The second day was similarly packed with talent across many of the stages! I personally started off watching California surf punk band Fidlar, who’s chaotic set saw the band play slacker classics No Waves, Cheap Beer and Cocaine, also airing some material off of new album Too, which looks set to be one of the best released this year. Following this I rushed straight to the NME stage and caught the backend of Chicago punk’s Twin Peaks, who managed to evoke mosh pits on their biggest tracks Morning Breakfast and I Found a New Way. However, the key reason that saw hordes flooding towards the NME tent was due to the speculation of a Foals secret set in support of new album What Went Down. To the roar of an eager crowd, Yannis and the band stepped out and performed a short yet spectacular set, opening with Holy Fire single My Number, followed by new track Mountain at My Gates, the epic, crunching Inhaler and fans’ favourite slow burner, Spanish Sahara, with its bombastic crescendo. Following this the band dipped into earlier material in the form of Red Socks Pugie, before the band let loose on set highlight, the monolithic title track from their new album What Went Down. The song saw Yannis jumping into the crowd to scream the furious chorus over the thundering guitar riffs, a sound that gives the latest album in the Foals cannon its darker tone. A majestic set from a band most certainly destined for bigger things! And the chaos didn’t stop there as next on were Tunbridge Wells born punks Slaves, who tore a hole in the NME tent, taking no prisoners with their aggressive but short blasts of primal punk rock, with tracks including; The Hunter, Cheer Up London and Sockets proving sure fire hits with the energetic crowd. A very good live act, who you could tell were loving every minute of the show, bounding around the stage and amusing the crowd their absurd sense of humour (guitarist Laurie dedicated a song to his dead goldfish). The great run in the NME tent continued, this time with a shinier style of indie guitar rock with Spector and Circa Waves further geeing up the crowd with their crowd pleasing anthems, with in particular Chevy Thunder (Spector) and T-Shirt Weather (Circa Waves) evoking large sing-alongs. Excitement hit fever pitch for Wolf Alice, the next band due to appear in the tent, with the legions of adoring fans they’d managed to pick up over a year of extensive touring all trying to push to the front of the tent to catch as glimpse of Ellie, Joff, Joel and Theo. The set kicked off in enigmatic fashion, with the likes of You’re A Germ, Giant Peach and Moaning Lisa Smile in particular proving as crowd pleasers, creating mosh pits and seeing both Theo and Ellie jump wildly into the crowd. However, on the greatest moment for me was the quieter Blush, off of the EP of the same name released in 2013, which showcases Ellie in particular’s amazing vocal ability in one of the more fragile, yet perfect moments of the weekend. Away from the NME tent I caught up and coming US punk brothers Radkey in a grossly under attended performance at the Festival Republic stage, which showcased their true musical talent in playing their instruments and their knack for writing short, sharp punk tunes, of which deserve a much wider audience! Give them a listen, I recommend Dark Black Makeup, a song that has an intelligent depth yet with a distinctive punk attitude. Coinciding with this was the monolithic set from one of the greatest success stories in British rock music, Royal Blood (unfortunately I Had to miss Everything Everything)! You could tell they’d been touring with Foo Fighters, with Mike Kerr’s new found talent for showmanship as he paraded around the stage carrying the huge crowd that he and drummer Ben Thatcher had drawn in the palm of his hand. As can be expected from Royal Blood this was a muscular heavy rock show, with circle pits emerging during the likes of; Little Monster, Loose Change and Come on Over. The best example of the band’s pure fury can be seen in set closer Out of the Black, which showcases the tantalising chemistry between the two band members as they switched up dynamics and sent shockwaves through the main stage crowd, even managing to squeeze in a jam session, performing Black Sabbath‘s Iron Man mid song. A true talent and another act tipped to potentially, one day, headline the festival in the near future! Back over at the NME tent fellow 2014 upstarts Catfish & the Bottlemen had punters heaving outside of the tent for their eagerly anticipated set, flying through all the hits off their successful debut effort, The Balcony. With minimal chat and added singalongs they were very popular amongst the Reading crowds, however somewhat unremarkable in their delivery. A good, yet not spectacular set from the band saw even frontman Van McCan admitting that it was their first show back and that they might be ‘rusty’, however I must concede that they are still a very good festival band and with songs like Kathleen and Homesick, never fail to get a crowd going! Saturday nights headliner was the forever touring Lords of Metal that are Metallica, who unsurprisingly lured an army of black t-shirt wearing fans to the Main stage for what was promised to be a huge show from the band. Coming onto the music from a Clint Eastwood Spaghetti Western film, the scene was set for the epic forthcomings, with the band launching straight into heavy thrash metal classics Fuel and For Whom the Bell Tolls. It was easy to see that Metallica were seasoned headliners, interacting with the crowd throughout and interspersing the gaps between instrument changes with Kirk Hamett’s blistering soloing (possibly one of the best guitarists I’ve ever seen live) and Lars Ulrich’s thundering drumming of which the crowd lapped up. The wet conditions worked well with the band’s apocalyptic stage set and suited the sinister feel of the band’s power ballads such as The Unforgiven and Nothing Else Matters. Frontman James Hetfield is a true showman and worked the crowd throughout, particularly as he eased the band into the massive set closer Enter Sandman, which caused the main stage to erupt into a frenzy, with giant, black inflatable balls being thrown into the audience, alongside a huge firework display. True legends of rock music, this was a masterclass in how to headline a festival, my only question would be, when’s the new material coming?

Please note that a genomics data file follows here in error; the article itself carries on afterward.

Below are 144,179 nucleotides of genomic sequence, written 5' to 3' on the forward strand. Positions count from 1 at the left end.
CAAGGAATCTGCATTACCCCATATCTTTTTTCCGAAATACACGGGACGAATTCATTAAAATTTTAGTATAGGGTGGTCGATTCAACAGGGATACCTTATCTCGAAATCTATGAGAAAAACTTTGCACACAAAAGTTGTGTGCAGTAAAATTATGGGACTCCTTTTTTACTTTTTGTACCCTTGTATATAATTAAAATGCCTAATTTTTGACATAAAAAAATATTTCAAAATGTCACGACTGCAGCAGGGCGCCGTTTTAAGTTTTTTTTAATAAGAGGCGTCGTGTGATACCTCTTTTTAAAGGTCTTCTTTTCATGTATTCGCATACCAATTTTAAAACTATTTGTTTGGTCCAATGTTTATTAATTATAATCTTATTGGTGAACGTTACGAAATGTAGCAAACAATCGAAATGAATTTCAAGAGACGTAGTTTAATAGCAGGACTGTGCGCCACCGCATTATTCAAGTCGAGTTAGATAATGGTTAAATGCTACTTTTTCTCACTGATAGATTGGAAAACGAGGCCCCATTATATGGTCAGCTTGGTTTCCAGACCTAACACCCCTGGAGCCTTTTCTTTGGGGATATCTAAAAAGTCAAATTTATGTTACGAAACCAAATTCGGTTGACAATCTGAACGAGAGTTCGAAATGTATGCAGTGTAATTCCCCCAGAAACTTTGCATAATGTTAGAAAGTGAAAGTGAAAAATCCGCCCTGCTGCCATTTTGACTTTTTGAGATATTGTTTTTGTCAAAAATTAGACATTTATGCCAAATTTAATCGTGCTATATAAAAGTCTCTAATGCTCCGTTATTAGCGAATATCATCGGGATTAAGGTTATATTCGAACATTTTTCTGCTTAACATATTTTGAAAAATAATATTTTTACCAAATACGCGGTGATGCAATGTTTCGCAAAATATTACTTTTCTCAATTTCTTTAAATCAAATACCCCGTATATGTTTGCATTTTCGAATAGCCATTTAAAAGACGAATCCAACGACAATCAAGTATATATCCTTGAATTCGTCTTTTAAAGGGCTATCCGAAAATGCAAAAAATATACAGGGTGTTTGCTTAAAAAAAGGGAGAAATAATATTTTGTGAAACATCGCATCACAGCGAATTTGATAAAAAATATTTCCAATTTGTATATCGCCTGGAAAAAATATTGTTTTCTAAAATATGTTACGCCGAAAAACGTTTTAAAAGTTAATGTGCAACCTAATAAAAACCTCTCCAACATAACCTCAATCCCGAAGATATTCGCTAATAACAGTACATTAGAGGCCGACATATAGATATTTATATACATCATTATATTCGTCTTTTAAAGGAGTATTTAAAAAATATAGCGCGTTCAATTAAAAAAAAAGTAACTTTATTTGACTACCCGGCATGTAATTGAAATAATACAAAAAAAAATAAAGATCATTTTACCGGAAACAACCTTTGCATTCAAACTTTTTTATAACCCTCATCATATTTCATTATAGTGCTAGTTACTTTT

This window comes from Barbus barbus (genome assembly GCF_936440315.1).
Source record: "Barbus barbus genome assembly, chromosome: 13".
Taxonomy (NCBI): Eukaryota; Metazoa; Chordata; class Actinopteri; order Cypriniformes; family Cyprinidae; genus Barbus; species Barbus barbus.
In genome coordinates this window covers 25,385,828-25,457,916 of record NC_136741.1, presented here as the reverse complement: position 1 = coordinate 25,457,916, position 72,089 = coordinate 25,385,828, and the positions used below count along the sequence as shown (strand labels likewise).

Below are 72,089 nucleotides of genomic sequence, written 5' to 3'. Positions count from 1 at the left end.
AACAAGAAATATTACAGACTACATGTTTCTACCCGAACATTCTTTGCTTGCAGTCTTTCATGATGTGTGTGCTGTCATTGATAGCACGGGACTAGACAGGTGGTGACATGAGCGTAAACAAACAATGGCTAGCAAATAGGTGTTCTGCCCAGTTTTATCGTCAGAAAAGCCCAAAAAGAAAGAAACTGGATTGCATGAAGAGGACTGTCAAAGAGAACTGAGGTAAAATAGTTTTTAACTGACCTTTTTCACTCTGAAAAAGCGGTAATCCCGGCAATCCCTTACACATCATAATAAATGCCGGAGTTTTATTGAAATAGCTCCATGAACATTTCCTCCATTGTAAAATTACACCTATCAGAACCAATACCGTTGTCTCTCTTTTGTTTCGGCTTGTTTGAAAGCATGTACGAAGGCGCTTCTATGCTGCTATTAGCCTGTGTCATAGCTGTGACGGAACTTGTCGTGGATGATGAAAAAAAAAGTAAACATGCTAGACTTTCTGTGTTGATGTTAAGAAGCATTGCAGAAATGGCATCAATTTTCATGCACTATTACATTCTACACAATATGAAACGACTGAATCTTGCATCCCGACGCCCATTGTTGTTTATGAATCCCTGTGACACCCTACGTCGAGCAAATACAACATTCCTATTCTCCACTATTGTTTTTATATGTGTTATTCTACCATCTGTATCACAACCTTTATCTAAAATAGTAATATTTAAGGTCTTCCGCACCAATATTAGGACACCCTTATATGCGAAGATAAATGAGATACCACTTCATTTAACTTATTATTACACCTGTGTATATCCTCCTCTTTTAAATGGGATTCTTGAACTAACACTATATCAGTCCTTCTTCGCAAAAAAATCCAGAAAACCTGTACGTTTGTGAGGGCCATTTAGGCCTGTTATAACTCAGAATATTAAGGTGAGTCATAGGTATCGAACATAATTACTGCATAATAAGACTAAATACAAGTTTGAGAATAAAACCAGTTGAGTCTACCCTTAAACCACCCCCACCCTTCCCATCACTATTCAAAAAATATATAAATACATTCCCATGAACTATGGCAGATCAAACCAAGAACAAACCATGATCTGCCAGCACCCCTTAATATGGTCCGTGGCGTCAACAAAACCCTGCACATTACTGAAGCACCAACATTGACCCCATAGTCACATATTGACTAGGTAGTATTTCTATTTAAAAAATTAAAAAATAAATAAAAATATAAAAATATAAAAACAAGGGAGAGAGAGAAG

Sunday began in a slightly quieter fashion than the previous two days, as I instead took the opportunity of the lack of good bands playing early on the Main Stages, by taking in some of the new talent emerging on the Festival Republic stage. Catching a promising run of bands including; Black Honey, The Last Internationale, Sundara Karma and Hippo Campus. In particular Black Honey‘s fuzzy indie guitar riffs and the nimble fretwork of US college rock band Hippo Campus stood out as potential future success stories who could easily move up to an early slot in the NME tent if they manage to produce a successful debut album. Over on the Main Stage, one of the surprisingly low billings was New Jersey born heartland rockers The Gaslight Anthem, who’s heart on sleeve anthems have seen them previously sell out Alexandra Palace. As can be expected they played a high octane set containing some of their biggest hits (45, American Slang and The 59′ Sound), with frontman Brian Fallon beaming out at the large early Sunday morning crowd that had flocked to see his band, in what turns out to be their last show before an indefinite hiatus. This saw the start of a good run on the Main Stage, next up were Wakefield’s own The Cribs, who were playing their 8th Reading Festival and built up a cult following of hardened fans over the years. A band of three brothers, the band were extremely tight and raced through big hitters We Share the Same Skies, Different Angle and Man’s Needs, with in particular Ryan Jarman showing his rock n’ roll antics as he smashed his guitar and amp up during final song Pink Snow before throwing the remains of the guitar into the crowd. The Maccabees also played an important set which showcased their huge rise as one British indie rock’s most loved band after the release of Marks to Prove It, even topping an NME reader’s poll as the best act of Reading and Leeds. Flying through a set of hits from across their four albums, old classics Love You Better, Latchmere went down just as well as newer tracks like Marks to Prove It and set closer Pelican, that prompted one of the bigger singalongs of the weekend. A well tuned guitar act that are going to get even bigger of the back of their latest album. The crushing began just before, Wimbledon born troubadour Jamie T took to the stage, propelled the massive success of comeback album Carry On the Grudge. This was a set many had been anticipating, and he didn’t disappoint with the crowd singing back almost his every lyric, with crowd pleasers in particular coming from Sheila, If You Got the Money, Sticks ‘n’ Stones and the Clash inspired indie punk hit Zombie. Topping off a massive year for Jamie T, which has seen him slay the majority of the country’s biggest festivals, again this is another act tipped to one day headline the Main Stage and based upon his stage persona, big anthems and wild fan base, I can’t see why not! Bizzarely, this run of British indie bands was interrupted by extremely hyped Compton born Rapper Kendrick Lamar, who drew an enormous crowd, and whilst better than last year’s Macklemore & Ryan Lewis, was not really my thing, with a few songs (I in particular) impressing alongside a largely talented backing band, I still can’t take to unnecessary swearing and nonsensical lyrics in songs like Bitch Don’t Kill My Vibe and Fuckin’ Problems, for someone who’s prided on his song writing abilities I thought that was quite poor. However, I can see hints of his lyrical prowess in other tracks and his level of performance was far superior to Kanye West’s self indulgent headline slot at Glastonbury. The bigger act of the evening came in the triumphant return of The Libertines, with Pete and Carl and the boys lapping up the applause as they returned to the Reading Main Stage, this time armed with their first material in over a decade. Again, this was highly anticipated affair, as I saw many of the crowd wearing the Red British army jackets often donned by the band, alongside a variety of different Libertines-esque hats. This set had it all, flairs, anthems, circle pits and the reunion of one of British indie’s biggest bands! With all the hits off their first two albums, think Can’t Stand Me Now, The Delaney, Vertigo and What Katie Did, sitting perfectly alongside new tracks like Gunga Din, this was a set that spanned the ages, with even fan’s favourite unreleased track You’re My Waterloo being aired to rapturous applause. Pete, Carl and especially Gary were on top form, with a typically shambolic on stage persona! The highlight would have to be the undisputed festival anthem that is Don’t Look back Into the Sun, which was personally my favourite moment of the whole festival. The return of the likely lads, was truly spectacular, now I just hope their new album can impress in the same way!
It is quite clear to see that Reading is one of the best festivals around for new music and its atmosphere is unparalleled. A must for music fans new and old and the perfect festival for any first timers. Reading will always be a home to great music and never fails, at least in all four years I’ve attended, to be a spectacular weekend!
Top 12 Bands of the Weekend:
- The Libertines
- Jamie T
- Royal Blood
- Mumford & Sons
- The Maccabees
- Wolf Alice
- The Cribs